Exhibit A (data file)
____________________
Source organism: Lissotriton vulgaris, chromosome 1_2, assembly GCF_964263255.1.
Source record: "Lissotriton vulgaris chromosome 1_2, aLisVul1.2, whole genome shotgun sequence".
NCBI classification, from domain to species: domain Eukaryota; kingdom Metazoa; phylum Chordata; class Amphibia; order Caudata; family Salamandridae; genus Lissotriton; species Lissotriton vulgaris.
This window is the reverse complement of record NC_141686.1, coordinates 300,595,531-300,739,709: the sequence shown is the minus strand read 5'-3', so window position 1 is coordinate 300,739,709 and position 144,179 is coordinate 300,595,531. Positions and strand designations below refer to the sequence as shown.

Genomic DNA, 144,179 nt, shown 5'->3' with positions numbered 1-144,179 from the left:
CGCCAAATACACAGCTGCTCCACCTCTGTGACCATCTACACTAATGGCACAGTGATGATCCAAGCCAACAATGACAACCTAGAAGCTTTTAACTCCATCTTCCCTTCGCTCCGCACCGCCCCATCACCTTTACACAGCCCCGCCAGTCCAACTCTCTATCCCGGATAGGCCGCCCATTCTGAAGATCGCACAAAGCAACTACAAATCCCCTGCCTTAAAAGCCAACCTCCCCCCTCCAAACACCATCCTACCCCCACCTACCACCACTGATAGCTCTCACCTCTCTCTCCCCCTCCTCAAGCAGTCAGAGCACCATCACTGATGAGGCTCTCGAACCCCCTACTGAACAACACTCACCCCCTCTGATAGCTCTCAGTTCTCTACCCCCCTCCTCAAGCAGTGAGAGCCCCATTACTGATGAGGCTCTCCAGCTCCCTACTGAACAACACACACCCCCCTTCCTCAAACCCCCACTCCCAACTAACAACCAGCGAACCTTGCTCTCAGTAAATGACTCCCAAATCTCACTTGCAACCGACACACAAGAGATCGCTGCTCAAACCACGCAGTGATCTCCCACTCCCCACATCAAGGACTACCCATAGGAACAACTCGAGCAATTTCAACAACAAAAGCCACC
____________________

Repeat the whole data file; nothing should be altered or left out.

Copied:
Source organism: Lissotriton vulgaris, chromosome 1_2, assembly GCF_964263255.1.
Source record: "Lissotriton vulgaris chromosome 1_2, aLisVul1.2, whole genome shotgun sequence".
NCBI classification, from domain to species: domain Eukaryota; kingdom Metazoa; phylum Chordata; class Amphibia; order Caudata; family Salamandridae; genus Lissotriton; species Lissotriton vulgaris.
This window is the reverse complement of record NC_141686.1, coordinates 300,595,531-300,739,709: the sequence shown is the minus strand read 5'-3', so window position 1 is coordinate 300,739,709 and position 144,179 is coordinate 300,595,531. Positions and strand designations below refer to the sequence as shown.

Genomic DNA, 144,179 nt, shown 5'->3' with positions numbered 1-144,179 from the left:
CGCCAAATACACAGCTGCTCCACCTCTGTGACCATCTACACTAATGGCACAGTGATGATCCAAGCCAACAATGACAACCTAGAAGCTTTTAACTCCATCTTCCCTTCGCTCCGCACCGCCCCATCACCTTTACACAGCCCCGCCAGTCCAACTCTCTATCCCGGATAGGCCGCCCATTCTGAAGATCGCACAAAGCAACTACAAATCCCCTGCCTTAAAAGCCAACCTCCCCCCTCCAAACACCATCCTACCCCCACCTACCACCACTGATAGCTCTCACCTCTCTCTCCCCCTCCTCAAGCAGTCAGAGCACCATCACTGATGAGGCTCTCGAACCCCCTACTGAACAACACTCACCCCCTCTGATAGCTCTCAGTTCTCTACCCCCCTCCTCAAGCAGTGAGAGCCCCATTACTGATGAGGCTCTCCAGCTCCCTACTGAACAACACACACCCCCCTTCCTCAAACCCCCACTCCCAACTAACAACCAGCGAACCTTGCTCTCAGTAAATGACTCCCAAATCTCACTTGCAACCGACACACAAGAGATCGCTGCTCAAACCACGCAGTGATCTCCCACTCCCCACATCAAGGACTACCCATAGGAACAACTCGAGCAATTTCAACAACAAAAGCCACC